So anyway, the autumnal equinox happens today, and we head into fall.  I'm enjoying cooler evening temperatures, which make working upstairs much easier than when the temperature is higher.  But I know the days of hummingbirds, basil in pots, and tender flowers is coming to an end soon.  And that is always sad.

Monday, September 16, 2013

Abstract Collage With Maple Leaf


I'm back to making a series of small collages, and am feeling an autumnal vibe.  This one has my favorite things in it, a bit of a map, parts of a dictionary page, old notebook paper, altered National Geographic pages, and a tiny maple leaf that fell out of a magazine I saved.  The textured paper with small squares is actually a bit of wallpaper sample, covered with gesso and then drawn into with a hair pick.  I also have a bit of newspaper covered with white gesso and then stamped with a ginko leaf.

Sunday, September 15, 2013

Drippy Preview of Autumn, and a Poem

Mural in the Lower Courthouse Park, by professional chalk artist, Lee Jones
The image is of the Rock Aqua Jays water ski team members

It's September, and the back yard garden has seen better days.  Everything that intended to bloom already has, and our recent dry weather has encouraged the maples to start dropping leaves in the yard and on the deck.  The squirrels are feeling it too, making a first class mess building a nest in the tree that has our deck built around it.  We encouraged them to move.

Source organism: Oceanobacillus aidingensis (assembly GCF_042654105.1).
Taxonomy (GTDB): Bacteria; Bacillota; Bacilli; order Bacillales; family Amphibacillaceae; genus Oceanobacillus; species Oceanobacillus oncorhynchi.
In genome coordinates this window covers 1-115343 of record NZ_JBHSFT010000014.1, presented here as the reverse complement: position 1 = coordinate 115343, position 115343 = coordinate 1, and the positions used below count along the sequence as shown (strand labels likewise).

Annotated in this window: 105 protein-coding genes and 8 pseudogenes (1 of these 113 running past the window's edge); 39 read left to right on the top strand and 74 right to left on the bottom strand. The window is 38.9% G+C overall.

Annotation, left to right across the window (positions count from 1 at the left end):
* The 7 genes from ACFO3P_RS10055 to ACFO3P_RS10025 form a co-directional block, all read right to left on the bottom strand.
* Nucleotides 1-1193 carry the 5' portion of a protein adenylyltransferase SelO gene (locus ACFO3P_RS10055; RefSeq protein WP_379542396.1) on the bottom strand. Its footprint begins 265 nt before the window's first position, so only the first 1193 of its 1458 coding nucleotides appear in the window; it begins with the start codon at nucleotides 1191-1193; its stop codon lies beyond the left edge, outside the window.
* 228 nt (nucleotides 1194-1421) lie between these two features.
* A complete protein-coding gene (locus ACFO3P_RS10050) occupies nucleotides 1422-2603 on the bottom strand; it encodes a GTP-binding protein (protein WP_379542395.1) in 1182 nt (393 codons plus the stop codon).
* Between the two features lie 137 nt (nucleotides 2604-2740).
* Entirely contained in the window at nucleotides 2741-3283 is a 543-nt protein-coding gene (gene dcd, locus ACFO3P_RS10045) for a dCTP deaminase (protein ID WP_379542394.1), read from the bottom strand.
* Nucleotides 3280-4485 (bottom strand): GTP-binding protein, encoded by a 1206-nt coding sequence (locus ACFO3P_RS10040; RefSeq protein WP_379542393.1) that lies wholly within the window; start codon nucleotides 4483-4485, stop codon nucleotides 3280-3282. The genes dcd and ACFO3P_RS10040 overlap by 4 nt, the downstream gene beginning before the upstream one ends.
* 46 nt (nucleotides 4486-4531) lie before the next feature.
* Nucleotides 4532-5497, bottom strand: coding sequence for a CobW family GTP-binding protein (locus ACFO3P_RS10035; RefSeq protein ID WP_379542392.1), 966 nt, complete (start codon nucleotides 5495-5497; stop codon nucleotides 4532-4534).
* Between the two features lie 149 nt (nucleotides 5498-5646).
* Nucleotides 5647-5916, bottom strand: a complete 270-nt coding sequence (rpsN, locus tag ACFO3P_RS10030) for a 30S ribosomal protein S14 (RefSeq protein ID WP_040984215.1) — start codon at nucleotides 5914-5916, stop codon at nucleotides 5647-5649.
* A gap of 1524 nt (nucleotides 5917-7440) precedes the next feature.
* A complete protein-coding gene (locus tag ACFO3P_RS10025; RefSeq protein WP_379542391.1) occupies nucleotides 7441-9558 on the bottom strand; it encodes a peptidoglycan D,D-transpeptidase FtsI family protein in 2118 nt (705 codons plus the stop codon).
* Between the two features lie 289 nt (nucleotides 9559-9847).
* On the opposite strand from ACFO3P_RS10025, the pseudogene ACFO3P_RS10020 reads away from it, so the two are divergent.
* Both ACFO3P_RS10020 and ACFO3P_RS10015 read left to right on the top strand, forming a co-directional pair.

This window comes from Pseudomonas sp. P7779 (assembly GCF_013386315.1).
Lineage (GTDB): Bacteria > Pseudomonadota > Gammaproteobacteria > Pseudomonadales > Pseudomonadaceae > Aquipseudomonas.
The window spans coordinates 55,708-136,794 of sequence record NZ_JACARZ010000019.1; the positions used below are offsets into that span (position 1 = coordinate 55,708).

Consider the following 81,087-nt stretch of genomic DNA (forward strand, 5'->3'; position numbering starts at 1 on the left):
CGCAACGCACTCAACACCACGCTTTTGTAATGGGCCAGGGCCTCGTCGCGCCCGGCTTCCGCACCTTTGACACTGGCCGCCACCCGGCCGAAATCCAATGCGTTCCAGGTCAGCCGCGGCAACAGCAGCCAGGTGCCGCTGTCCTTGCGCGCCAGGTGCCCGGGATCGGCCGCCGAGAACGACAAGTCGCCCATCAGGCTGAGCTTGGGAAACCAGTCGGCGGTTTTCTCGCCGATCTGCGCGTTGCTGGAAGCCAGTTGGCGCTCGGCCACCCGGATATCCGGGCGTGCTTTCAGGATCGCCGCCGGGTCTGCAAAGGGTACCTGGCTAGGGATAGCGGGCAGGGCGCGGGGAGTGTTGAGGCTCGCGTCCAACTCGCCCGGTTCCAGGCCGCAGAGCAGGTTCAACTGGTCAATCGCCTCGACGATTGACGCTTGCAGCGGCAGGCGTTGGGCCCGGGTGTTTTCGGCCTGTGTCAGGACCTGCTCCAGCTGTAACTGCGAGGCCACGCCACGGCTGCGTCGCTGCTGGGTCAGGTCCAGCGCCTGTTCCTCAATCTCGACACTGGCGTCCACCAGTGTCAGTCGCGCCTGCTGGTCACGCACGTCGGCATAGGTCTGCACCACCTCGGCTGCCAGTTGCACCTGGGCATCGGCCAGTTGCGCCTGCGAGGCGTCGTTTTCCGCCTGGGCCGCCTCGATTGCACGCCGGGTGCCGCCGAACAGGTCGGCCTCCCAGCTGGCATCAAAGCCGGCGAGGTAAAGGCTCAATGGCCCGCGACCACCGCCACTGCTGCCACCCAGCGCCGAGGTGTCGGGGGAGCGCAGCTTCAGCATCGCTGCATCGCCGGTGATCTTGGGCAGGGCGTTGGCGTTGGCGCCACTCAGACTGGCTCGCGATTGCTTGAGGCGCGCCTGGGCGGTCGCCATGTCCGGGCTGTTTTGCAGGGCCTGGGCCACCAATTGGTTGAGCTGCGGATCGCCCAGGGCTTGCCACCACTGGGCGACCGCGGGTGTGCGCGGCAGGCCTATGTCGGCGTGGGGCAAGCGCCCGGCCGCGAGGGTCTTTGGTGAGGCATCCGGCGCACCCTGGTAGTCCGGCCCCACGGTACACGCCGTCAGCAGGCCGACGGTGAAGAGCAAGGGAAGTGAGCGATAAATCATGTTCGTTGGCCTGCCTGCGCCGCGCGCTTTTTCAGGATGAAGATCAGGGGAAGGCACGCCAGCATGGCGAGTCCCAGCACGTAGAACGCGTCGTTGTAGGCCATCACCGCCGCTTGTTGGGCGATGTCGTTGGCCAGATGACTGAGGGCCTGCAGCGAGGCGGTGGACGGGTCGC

Kids are back in school.  Football is back on the television.  The farmers market is overflowing with cherry tomatoes and other fall bounty.  And Janesville's ill-fated Art Infusion has ended the drought once more.  While the weather was ideal yesterday, today gray skies and steady rain made it necessary for Lee Jones to work under a tent to finish her work, and for the handful non-professional artists to tape plastic over their creations in order for them not to not be washed away.